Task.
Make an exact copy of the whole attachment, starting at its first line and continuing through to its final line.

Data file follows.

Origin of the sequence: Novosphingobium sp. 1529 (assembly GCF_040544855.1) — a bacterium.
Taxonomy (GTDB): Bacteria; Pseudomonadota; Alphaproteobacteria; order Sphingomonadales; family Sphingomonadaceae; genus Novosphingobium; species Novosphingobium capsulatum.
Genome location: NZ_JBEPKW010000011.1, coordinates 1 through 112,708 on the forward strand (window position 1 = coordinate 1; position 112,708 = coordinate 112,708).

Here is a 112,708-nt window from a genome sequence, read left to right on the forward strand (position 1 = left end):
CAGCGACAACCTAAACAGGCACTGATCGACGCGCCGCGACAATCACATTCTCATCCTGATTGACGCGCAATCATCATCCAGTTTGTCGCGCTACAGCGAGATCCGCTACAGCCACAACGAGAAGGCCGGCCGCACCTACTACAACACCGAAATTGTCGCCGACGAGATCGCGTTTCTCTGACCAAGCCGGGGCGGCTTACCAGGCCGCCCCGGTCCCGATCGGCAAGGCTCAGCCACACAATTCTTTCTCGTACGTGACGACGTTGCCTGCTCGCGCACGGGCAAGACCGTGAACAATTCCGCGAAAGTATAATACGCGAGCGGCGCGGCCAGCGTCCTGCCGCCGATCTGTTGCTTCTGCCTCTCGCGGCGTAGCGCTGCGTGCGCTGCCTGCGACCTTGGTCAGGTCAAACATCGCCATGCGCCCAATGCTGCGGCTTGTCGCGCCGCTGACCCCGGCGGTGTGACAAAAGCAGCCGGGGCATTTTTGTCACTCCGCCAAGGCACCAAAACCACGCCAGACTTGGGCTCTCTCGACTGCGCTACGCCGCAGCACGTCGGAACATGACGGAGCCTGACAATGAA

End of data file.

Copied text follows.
Origin of the sequence: Novosphingobium sp. 1529 (assembly GCF_040544855.1) — a bacterium.
Taxonomy (GTDB): Bacteria; Pseudomonadota; Alphaproteobacteria; order Sphingomonadales; family Sphingomonadaceae; genus Novosphingobium; species Novosphingobium capsulatum.
Genome location: NZ_JBEPKW010000011.1, coordinates 1 through 112,708 on the forward strand (window position 1 = coordinate 1; position 112,708 = coordinate 112,708).

Here is a 112,708-nt window from a genome sequence, read left to right on the forward strand (position 1 = left end):
CAGCGACAACCTAAACAGGCACTGATCGACGCGCCGCGACAATCACATTCTCATCCTGATTGACGCGCAATCATCATCCAGTTTGTCGCGCTACAGCGAGATCCGCTACAGCCACAACGAGAAGGCCGGCCGCACCTACTACAACACCGAAATTGTCGCCGACGAGATCGCGTTTCTCTGACCAAGCCGGGGCGGCTTACCAGGCCGCCCCGGTCCCGATCGGCAAGGCTCAGCCACACAATTCTTTCTCGTACGTGACGACGTTGCCTGCTCGCGCACGGGCAAGACCGTGAACAATTCCGCGAAAGTATAATACGCGAGCGGCGCGGCCAGCGTCCTGCCGCCGATCTGTTGCTTCTGCCTCTCGCGGCGTAGCGCTGCGTGCGCTGCCTGCGACCTTGGTCAGGTCAAACATCGCCATGCGCCCAATGCTGCGGCTTGTCGCGCCGCTGACCCCGGCGGTGTGACAAAAGCAGCCGGGGCATTTTTGTCACTCCGCCAAGGCACCAAAACCACGCCAGACTTGGGCTCTCTCGACTGCGCTACGCCGCAGCACGTCGGAACATGACGGAGCCTGACAATGAA